US political and military leadership has prejudiced the case against the 9/11 plotters so much that abandoning the death penalty is the only thing that could render the trial fair, said the US Marine lawyer defending alleged mastermind Khalid Sheik Mohammed. [Miami Herald’s Carol Rosenberg]

OTHER DEVELOPMENTS

World powers backed the formation of a national unity government for Libya yesterday, agreeing to provide economic and security support to assist in stabilizing the country where ISIS has secured a stronghold. [Reuters]  Diplomats from 17 states called on Libya’s political factions to engage in the process, in the hopes of preventing the further spread of ISIS and similar groups there. [New York Times’ Gaia Pianigiani]

A bomb attack in the northwestern Pakistani city of Parachinar killed at least 24 people and injured another 70 yesterday, according to officials. Lashkar-e-Jhangvi, a banned Sunni extremist group, claimed responsibility for the attack. [Al Jazeera America]

Violence in Burundi over the weekend killed 87 people, according to an army spokesman. The violence was sparked by three coordinated attacks on army installations. [Washington Post’s Eloge Willy Kaneza]

Egypt says there is no evidence to support claims that terrorism or other illegal action was involved in the crash of a Russian passenger jet in Sinai on Oct 31. [Reuters]

The EU is set to extend sanctions against Russia, the bloc’s foreign policy chief Federica Mogherini has said, though no decision on the matter will be taken today. [Wall Street Journal’s Laurence Norman]

A seven-day ceasefire has been agreed by the warring parties in Yemen’s conflict, a day before UN-brokered peace negotiations are set to begin in Switzerland. [Al Jazeera]

The American government paid a ransom in a “botched” effort to secure the release of Sgt. Bowe Bergdahl, Rep Duncan Hunter alleges. [The Daily Beast’s Shane Harris]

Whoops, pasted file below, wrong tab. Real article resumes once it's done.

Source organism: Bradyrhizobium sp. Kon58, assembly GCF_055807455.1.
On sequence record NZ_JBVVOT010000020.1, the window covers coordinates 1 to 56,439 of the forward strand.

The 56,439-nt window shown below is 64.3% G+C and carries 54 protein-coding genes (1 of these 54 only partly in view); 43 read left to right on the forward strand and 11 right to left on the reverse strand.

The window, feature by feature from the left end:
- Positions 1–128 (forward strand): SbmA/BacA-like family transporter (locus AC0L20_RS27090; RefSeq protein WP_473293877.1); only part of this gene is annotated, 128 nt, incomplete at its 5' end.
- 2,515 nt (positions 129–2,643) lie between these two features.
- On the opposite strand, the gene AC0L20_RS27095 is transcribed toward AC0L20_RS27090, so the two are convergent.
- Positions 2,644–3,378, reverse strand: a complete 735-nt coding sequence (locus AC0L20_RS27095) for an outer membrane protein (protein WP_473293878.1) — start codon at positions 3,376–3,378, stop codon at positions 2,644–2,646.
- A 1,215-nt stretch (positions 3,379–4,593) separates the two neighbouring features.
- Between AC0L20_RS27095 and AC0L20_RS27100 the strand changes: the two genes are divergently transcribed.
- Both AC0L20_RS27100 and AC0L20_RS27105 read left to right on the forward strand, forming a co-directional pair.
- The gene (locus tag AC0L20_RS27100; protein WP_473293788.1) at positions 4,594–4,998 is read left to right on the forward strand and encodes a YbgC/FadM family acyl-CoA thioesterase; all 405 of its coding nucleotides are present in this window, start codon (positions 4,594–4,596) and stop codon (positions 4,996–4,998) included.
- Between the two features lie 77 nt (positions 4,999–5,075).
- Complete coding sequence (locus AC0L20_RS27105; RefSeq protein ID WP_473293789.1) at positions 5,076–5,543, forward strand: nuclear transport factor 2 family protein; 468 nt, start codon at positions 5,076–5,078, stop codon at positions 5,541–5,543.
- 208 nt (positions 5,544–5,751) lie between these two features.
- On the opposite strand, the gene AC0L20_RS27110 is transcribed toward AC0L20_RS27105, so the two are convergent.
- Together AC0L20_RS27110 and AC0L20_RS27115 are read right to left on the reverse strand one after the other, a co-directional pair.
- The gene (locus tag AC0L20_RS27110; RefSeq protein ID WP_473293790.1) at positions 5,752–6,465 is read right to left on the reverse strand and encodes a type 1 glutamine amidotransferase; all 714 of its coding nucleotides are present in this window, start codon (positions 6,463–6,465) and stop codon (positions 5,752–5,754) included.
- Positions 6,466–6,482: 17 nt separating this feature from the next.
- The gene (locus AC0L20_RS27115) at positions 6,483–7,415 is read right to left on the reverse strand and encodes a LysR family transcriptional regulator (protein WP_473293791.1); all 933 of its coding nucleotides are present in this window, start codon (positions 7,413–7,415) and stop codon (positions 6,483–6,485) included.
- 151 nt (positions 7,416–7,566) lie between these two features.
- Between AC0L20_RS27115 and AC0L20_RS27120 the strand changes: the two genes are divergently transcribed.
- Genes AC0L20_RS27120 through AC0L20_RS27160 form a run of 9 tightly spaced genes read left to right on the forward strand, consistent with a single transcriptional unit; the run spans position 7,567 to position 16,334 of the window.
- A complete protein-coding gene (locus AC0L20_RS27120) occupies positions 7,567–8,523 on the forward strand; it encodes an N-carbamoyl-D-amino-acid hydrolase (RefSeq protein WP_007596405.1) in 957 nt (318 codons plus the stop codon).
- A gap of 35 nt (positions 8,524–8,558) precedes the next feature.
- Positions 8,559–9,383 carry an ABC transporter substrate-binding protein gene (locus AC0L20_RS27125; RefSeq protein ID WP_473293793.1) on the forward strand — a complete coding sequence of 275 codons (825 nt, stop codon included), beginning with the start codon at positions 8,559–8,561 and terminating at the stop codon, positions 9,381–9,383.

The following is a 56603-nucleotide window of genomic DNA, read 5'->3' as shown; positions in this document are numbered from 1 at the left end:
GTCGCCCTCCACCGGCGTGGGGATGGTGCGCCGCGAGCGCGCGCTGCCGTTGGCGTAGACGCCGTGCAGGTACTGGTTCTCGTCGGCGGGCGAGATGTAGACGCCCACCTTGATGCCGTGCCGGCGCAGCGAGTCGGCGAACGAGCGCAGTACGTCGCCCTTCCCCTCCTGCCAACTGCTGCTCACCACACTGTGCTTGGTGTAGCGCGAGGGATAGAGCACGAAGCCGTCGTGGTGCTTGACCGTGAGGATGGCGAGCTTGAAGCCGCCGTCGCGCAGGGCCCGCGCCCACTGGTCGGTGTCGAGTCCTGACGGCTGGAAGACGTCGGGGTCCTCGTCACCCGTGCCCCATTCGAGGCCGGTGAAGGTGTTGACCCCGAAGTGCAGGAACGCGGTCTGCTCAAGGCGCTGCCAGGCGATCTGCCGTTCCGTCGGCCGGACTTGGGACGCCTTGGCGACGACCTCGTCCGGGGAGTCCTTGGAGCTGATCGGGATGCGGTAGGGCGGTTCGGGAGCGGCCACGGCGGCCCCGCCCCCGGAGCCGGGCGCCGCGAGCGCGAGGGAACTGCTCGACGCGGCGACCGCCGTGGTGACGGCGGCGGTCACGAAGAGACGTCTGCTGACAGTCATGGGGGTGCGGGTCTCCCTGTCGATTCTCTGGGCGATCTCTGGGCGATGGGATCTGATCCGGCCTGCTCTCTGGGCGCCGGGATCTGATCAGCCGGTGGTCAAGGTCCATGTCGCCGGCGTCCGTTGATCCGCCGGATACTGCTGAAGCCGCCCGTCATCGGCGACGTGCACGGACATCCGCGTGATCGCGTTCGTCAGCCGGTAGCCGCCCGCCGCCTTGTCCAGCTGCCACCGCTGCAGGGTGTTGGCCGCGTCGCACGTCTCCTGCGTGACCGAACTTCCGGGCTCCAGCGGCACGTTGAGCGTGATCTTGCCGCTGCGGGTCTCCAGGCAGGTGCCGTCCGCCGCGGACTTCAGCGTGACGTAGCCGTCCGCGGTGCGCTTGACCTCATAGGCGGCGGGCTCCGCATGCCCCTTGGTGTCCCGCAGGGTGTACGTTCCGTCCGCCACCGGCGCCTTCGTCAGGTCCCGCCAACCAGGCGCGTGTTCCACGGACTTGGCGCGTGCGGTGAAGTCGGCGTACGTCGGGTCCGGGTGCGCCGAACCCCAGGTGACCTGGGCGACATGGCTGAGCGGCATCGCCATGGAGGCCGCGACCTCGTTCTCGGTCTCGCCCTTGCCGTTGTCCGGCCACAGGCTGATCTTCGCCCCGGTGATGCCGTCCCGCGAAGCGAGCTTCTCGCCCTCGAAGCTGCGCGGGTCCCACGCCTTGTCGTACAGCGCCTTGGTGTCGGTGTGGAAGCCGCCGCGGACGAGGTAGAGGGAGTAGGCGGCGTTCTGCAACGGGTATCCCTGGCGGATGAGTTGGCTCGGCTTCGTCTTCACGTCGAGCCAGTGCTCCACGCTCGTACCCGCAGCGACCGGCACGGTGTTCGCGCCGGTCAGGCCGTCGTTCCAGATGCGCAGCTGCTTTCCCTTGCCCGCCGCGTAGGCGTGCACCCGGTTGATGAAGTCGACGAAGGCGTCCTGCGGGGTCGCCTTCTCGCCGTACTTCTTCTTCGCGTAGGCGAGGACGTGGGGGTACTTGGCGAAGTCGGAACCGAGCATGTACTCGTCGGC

Secretary of State John Kerry described Donald Trump’s call for a ban on Muslims entering the US as “very dangerous foreign policy” as it will serve as a recruitment tool for radical groups. [The Hill’s Vicki Needham]  And Daniel Benjamin and Steven Simon argue for why Trump’s approach will only make the country more vulnerable to attack, describing “fear and Islamophobia” as America’s two weaknesses “most likely to erode” US security. [Politico Magazine]

The Wall Street Journal editorial board welcomes a “modest” new Pentagon plan to boost security support for Europe, as the region faces “resurgent threats” from Putin’s Russia to Islamic State terrorism.

Wikileaks founder Julian Assange will be questioned by Swedish authorities inside the Ecuadorian embassy in London. [BBC]

The White House should remove the exception it applies to Korea in its policy against using antipersonnel mines, Human Rights Watch said on Friday.

A teacher in a Paris suburb has been attacked in a classroom, by a man expressing his support for the Islamic State. [BBC]

“The right to life and the international law framework regulating the use of armed drones in armed conflict or counterterrorism operations.” Written evidence submitted by Christof Heyns et al to the UK Parliament. 

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About the Author(s)

Nadia O'Mara

Former Assistant News Editor at Just Security